The Guardian has reported that sexual harassment at universities in the United Kingdom is at “epidemic levels”. It has been suggested that reported incidents are just “the tip of the iceberg”.
In the academic years from 2011–2012 to 2016–2017, 169 allegations were made against university staff by students, according to Freedom of Information requests granted by 120 UK universities. A further 127 complaints were made by staff members about their colleagues.
The University of Manchester has had less than five reported sexual harassment incidents since 2011, in terms of both staff-on-student and staff-on-staff allegations. Manchester Metropolitan University did not declare any statistics to The Guardian. Oxford University reported the highest number of sexual harassment claims in both categories. 11 allegations of staff-on-student harassment were reported to the university’s central administration, with a further 10 recorded by colleges. 17 staff-on-staff allegations were submitted centrally at Oxford and another 3 were received by colleges. However, due to the nature of the university’s administration, some complaints may have been recorded twice. Georgina Calvert-Lee, a barrister at McAllister Olivarius, a law firm specialising in sexual harassment cases in the UK and US, said: “The one [institution] that surprised me in its blatant disregard for the weaker party was Lincoln College, Oxford, which says overtly that the reason that it wants a reporting of these relationships is to ensure it will not have an adverse effect on the reputation of the college.” It is unclear if this is a university-wide attitude.
A University of Oxford spokesperson said: “A wide-ranging campaign across the university in recent years has made clear that sexual assault and harassment, whether by staff or students, will not be tolerated anywhere at Oxford. We see the number of students now coming forward to disclose or report incidents as reflecting the progress made.”
Of the universities that responded to The Guardian’s Freedom of Information requests, 136 of the 169 staff-on-student allegations were investigated. The vast majority of these investigations were internal, with only a few involving the police. 109 of 127 staff-on-staff complaints were investigated, resulting in 48 staff leaving their university or changing jobs. The University of Edinburgh and the London School of Economics reported the highest numbers of staff leaving or changing their jobs after investigations, with five each.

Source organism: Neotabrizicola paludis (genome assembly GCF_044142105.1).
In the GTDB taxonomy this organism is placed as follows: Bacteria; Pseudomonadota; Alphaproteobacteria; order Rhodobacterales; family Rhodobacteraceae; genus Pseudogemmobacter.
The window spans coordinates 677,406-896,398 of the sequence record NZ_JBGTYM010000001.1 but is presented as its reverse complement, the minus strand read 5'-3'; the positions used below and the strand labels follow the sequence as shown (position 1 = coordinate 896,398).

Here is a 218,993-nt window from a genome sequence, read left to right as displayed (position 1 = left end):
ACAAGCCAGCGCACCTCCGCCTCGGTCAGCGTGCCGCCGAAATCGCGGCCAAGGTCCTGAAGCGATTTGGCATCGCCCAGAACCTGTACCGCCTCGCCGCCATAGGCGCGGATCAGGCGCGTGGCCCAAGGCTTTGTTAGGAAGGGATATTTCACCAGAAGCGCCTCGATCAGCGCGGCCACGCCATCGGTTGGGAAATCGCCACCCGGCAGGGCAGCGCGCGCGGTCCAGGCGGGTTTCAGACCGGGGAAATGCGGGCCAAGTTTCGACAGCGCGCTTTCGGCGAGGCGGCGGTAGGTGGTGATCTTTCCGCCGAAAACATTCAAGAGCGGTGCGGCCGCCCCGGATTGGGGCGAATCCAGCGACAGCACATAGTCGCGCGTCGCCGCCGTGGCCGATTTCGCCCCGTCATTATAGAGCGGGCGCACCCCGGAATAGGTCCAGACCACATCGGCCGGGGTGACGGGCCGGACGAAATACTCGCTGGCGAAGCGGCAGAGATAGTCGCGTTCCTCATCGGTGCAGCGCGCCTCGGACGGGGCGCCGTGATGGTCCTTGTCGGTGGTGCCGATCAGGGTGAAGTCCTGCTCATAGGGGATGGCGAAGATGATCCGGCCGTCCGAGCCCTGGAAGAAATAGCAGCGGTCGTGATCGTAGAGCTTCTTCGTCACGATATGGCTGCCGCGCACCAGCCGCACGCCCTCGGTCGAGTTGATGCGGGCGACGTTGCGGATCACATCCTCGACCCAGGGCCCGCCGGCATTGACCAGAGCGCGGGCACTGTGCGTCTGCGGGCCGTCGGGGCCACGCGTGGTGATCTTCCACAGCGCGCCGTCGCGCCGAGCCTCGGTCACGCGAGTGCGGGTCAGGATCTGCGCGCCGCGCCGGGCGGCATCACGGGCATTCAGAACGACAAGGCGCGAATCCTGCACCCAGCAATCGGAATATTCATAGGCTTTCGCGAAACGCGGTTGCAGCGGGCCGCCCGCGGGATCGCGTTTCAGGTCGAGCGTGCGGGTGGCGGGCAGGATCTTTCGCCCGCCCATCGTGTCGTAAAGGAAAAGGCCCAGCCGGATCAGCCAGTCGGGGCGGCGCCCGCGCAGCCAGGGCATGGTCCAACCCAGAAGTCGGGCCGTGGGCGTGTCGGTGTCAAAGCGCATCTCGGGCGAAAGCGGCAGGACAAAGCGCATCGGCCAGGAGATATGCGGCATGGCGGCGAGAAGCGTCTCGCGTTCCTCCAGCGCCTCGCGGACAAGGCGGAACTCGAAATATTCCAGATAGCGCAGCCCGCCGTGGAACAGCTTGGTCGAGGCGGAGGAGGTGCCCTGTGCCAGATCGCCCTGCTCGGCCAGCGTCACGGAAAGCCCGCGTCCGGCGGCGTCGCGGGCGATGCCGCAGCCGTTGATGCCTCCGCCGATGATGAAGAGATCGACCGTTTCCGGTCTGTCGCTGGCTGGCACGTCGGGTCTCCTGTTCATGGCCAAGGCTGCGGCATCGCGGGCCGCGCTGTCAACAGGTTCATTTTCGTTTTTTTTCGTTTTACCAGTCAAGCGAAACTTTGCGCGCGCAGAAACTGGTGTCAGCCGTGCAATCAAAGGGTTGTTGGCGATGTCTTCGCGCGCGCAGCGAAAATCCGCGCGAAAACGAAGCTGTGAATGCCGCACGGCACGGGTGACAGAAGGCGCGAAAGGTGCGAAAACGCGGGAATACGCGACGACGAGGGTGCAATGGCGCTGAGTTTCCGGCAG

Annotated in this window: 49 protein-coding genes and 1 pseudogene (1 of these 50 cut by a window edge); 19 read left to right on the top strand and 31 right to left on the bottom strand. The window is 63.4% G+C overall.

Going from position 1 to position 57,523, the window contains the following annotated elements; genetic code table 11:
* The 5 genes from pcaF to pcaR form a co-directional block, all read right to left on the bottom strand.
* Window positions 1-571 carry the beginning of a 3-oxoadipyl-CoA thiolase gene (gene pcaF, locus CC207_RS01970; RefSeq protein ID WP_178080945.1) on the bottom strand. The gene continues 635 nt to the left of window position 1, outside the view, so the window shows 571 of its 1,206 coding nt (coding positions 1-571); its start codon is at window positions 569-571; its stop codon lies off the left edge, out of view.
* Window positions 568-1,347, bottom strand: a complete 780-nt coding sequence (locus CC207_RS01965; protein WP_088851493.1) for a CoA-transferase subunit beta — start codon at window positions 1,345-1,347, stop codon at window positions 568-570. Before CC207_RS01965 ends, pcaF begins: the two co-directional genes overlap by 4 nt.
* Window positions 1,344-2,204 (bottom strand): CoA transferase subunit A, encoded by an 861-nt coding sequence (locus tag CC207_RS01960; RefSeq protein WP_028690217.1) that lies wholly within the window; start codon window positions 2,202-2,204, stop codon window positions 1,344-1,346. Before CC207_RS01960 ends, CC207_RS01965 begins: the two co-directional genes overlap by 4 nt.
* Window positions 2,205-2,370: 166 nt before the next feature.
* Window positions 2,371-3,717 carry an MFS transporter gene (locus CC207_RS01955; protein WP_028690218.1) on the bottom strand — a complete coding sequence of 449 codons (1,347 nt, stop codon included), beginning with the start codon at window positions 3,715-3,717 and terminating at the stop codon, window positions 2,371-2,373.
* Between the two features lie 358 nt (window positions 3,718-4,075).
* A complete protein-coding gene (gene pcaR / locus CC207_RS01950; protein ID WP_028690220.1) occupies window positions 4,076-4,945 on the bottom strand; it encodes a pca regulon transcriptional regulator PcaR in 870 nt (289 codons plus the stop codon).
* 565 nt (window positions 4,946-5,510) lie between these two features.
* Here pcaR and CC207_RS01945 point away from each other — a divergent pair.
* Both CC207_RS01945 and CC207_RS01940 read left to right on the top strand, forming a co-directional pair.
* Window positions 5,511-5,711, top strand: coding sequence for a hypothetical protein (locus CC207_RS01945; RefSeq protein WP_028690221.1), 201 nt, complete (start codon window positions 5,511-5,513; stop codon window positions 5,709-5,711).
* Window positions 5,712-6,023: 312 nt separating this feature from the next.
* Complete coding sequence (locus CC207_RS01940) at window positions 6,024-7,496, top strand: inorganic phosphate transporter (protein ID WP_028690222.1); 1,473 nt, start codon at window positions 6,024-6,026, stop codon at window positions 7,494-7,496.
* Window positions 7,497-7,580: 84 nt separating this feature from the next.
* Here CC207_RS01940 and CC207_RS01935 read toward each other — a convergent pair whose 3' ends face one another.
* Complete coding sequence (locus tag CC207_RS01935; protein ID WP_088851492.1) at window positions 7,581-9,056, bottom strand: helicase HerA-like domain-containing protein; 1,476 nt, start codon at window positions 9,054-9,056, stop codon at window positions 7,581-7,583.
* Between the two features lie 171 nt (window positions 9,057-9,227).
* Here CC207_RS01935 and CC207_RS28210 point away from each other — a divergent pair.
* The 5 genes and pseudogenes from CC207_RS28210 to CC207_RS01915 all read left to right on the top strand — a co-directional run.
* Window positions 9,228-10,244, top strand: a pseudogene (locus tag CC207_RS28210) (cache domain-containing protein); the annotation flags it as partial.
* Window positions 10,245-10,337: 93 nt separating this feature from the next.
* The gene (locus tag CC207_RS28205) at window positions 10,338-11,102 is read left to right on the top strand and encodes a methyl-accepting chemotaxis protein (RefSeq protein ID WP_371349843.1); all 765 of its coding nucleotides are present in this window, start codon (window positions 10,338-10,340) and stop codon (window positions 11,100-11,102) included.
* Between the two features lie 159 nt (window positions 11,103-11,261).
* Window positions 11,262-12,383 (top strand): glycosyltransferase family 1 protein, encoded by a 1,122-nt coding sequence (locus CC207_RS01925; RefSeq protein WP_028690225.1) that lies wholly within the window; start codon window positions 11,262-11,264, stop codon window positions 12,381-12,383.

Just three British universities (Goldsmiths, Liverpool John Moores and Plymouth) use non-disclosure clauses in sexual harassment settlement agreements. However, victims and experts claimed that other universities classified payments as settlements for other types of misconduct, in order to avoid scandal. Calvert-Lee told The Guardian she knew of a case where a university’s administration had stepped in to encourage an academic accused of sexual assault to leave the university with a financial settlement and a non-disclosure agreement.
The investigation found that 32 per cent of universities have no student-staff relationship policy. The University of Manchester’s Consensual Relationships Policy covers both staff-student and staff-staff relationships. The Policy states that “to embark on a romantic/sexual relationship with a student involves serious difficulties rooted in unequal power, and hence choice, of the parties concerned, as well as real problems in maintaining the boundaries of professional and personal life.” The university encourages any student or staff member “who does not consider their involvement [in a relationship] to be truly consensual” to report this.
With regards to support for students and staff who are victims of sexual harassment, a spokesperson for the University of Manchester commented: “Staff and students are supported through the We Get It, a joint campaign organised by the University and the Students’ Union, in support of our zero tolerance approach to any form of bullying, harassment, and discrimination.
“The University has a network of trained Harassment Support Advisors (HSAs) who provide a confidential information service to staff and students on issues relating to bullying, harassment, sexual harassment and discrimination. They have in-depth-knowledge of the policy and procedures and what support is available to both staff and students. The University Counselling Service is also available to support students and staff.”
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